Enteritis increases risk of bowel cancer

Microscopic image of a tissue section through a bowel tumour

Microscopic image of a tissue section through a bowel tumour with special dye: the cells that are dyed blue produce the growth factor epiregulin. Most of the cells are supporting cells (tumour fibroblasts). (Image: Dr. Clemens Neufert)

Supporting cells are the starting point for effective medicinal cancer treatment

A connection between enteritis and bowel cancer has long been suspected. Now a team of researchers under the leadership of the Department of Medicine 1 – Gastroenterology, Pneumology and Endocrinology (Director: Prof. Dr. Markus F. Neurath) of Universitätsklinikum Erlangen (Erlangen University Hospital) has been able to prove that certain supporting cells form important links between enteritis and bowel cancer. In an inflamed environment, these cells, known as tumour fibroblasts, promote the production and release of the key protein and growth factor epiregulin, which can actively accelerate the growth of bowel cancer cells. The findings by the group of scientists from Friedrich-Alexander-Universität Erlangen-Nürnberg (FAU) led by Dr. Clemens Neufert and Prof. Neurath were recently published in the April edition of the American Journal of Clinical Investigation 1 (and previously published online).

Bowel cancer is one of the most common malignant diseases in the Western world. Despite advances in clinical diagnostics and therapy, patients only have a chance to recover if the disease is detected at an early stage. Chronic or recurrent intestinal infections constitute a risk factor for the development of bowel cancer. ‘The starting point for our work was a series of extensive analyses of tumour tissue, which included an automated examination of all genetic activity in different types of bowel cancer tumours. This resulted in a long list of genes that were potentially interesting candidates, which we analysed further,’ the Erlangen team of researchers describes the early stages of the project. ‘After a while the signs were pointing to epiregulin playing an important role in bowel cancer growth,’ the scientists say. The new insights were surprising, as so far it had only been known that a lack of epiregulin exacerbates infection reactions in the intestine. Increased production of epiregulin was therefore expected to inhibit tumour growth rather than stimulate it.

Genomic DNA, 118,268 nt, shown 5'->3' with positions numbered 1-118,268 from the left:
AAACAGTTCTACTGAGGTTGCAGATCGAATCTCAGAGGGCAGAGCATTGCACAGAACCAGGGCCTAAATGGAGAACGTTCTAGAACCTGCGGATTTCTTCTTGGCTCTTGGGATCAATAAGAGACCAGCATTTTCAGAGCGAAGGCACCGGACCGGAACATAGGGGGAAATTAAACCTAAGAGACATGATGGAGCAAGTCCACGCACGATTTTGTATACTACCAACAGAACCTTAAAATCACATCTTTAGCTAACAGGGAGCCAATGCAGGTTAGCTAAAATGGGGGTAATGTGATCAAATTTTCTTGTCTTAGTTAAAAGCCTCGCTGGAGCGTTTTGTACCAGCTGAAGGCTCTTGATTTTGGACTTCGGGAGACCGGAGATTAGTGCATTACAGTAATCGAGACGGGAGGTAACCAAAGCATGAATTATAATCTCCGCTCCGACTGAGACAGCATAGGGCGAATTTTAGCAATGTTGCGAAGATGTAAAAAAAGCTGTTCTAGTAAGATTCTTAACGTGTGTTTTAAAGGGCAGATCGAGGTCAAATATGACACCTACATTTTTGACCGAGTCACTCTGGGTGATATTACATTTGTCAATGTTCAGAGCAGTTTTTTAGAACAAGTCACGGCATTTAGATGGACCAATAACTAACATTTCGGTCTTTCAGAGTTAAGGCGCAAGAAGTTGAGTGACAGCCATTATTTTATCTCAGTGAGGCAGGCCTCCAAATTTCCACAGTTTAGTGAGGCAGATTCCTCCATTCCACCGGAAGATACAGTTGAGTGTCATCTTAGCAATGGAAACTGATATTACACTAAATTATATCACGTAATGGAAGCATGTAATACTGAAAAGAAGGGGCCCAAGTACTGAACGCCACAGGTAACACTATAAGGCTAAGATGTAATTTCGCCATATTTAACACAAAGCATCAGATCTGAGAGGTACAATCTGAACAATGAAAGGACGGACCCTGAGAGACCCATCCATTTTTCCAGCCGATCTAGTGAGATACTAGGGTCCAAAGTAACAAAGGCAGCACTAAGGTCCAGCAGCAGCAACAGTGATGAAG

Discovery of an improved approach to medicinal bowel cancer therapy

After several years of joint research, the Erlangen bowel researchers and scientists from Bayreuth, Mainz, Munich, and North Carolina (USA), have succeeded in clearly defining the functional role epiregulin plays in infection-dependent tumour development: the researchers discovered a molecular mechanism between intestinal infections and infectin-dependent bowel cancer growth. ‘Our laboratory results are impressive as they reveal that epiregulin plays a dual role. On the one hand it supports tissue repair in the intestine in case of ulcerous infection reactions, on the other hand it promotes the growth of bowel cancer,’ Dr. Neufert and Prof. Neurath explain.

In addition, the researchers were able to identify the cell type responsible for epiregulin production: it is produced by supporting cells known as tumour fibroblasts. They are able to produce large amounts of epiregulin in an inflamed environment, and may even stimulate other cells to produce the growth factor. Now Dr. Neufert and Prof. Neurath hope that therapeutic measures for the treatment of bowel cancer can be improved on the basis of their findings.

1) C. Neufert, C. Becker, Ö. Türeci, M. J. Waldner, I. Backert, K. Floh, I. Atreya, M. Leppkes, A. Jefremow, M. Vieth, R. Schneider-Stock, P. Klinger, F. R. Greten, D. W. Threadgill, U. Sahin, M. F. Neurath (2013): Tumor fibroblast-derived epiregulin promotes growth of colitis-associated neoplasias through ERK. J Clin Invest Volume 123, issue 4 (Apr 2013)).

Further information:

Dr. Clemens Neufert
Phone: +49 (0)9131 85 45062

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